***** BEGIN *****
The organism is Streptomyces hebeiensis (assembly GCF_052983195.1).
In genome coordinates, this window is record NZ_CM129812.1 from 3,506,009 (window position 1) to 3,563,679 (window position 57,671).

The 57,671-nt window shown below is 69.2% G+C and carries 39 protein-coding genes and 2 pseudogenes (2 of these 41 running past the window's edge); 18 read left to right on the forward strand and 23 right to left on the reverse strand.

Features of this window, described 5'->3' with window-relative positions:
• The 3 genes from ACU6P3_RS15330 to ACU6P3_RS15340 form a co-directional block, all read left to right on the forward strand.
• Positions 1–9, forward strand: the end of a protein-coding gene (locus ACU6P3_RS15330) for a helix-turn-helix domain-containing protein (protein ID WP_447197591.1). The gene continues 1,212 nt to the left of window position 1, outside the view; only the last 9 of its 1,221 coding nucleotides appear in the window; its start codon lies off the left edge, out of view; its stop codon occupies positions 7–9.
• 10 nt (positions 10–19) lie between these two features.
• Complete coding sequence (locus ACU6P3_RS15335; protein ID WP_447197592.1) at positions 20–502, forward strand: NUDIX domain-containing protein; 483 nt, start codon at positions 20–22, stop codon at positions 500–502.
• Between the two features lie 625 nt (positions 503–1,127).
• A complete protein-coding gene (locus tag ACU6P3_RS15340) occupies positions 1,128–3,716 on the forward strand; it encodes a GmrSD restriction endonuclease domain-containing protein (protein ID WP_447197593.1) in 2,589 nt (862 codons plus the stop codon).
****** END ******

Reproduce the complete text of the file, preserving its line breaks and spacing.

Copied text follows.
The organism is Streptomyces hebeiensis (assembly GCF_052983195.1).
In genome coordinates, this window is record NZ_CM129812.1 from 3,506,009 (window position 1) to 3,563,679 (window position 57,671).

The 57,671-nt window shown below is 69.2% G+C and carries 39 protein-coding genes and 2 pseudogenes (2 of these 41 running past the window's edge); 18 read left to right on the forward strand and 23 right to left on the reverse strand.

Features of this window, described 5'->3' with window-relative positions:
• The 3 genes from ACU6P3_RS15330 to ACU6P3_RS15340 form a co-directional block, all read left to right on the forward strand.
• Positions 1–9, forward strand: the end of a protein-coding gene (locus ACU6P3_RS15330) for a helix-turn-helix domain-containing protein (protein ID WP_447197591.1). The gene continues 1,212 nt to the left of window position 1, outside the view; only the last 9 of its 1,221 coding nucleotides appear in the window; its start codon lies off the left edge, out of view; its stop codon occupies positions 7–9.
• 10 nt (positions 10–19) lie between these two features.
• Complete coding sequence (locus ACU6P3_RS15335; protein ID WP_447197592.1) at positions 20–502, forward strand: NUDIX domain-containing protein; 483 nt, start codon at positions 20–22, stop codon at positions 500–502.
• Between the two features lie 625 nt (positions 503–1,127).
• A complete protein-coding gene (locus tag ACU6P3_RS15340) occupies positions 1,128–3,716 on the forward strand; it encodes a GmrSD restriction endonuclease domain-containing protein (protein ID WP_447197593.1) in 2,589 nt (862 codons plus the stop codon).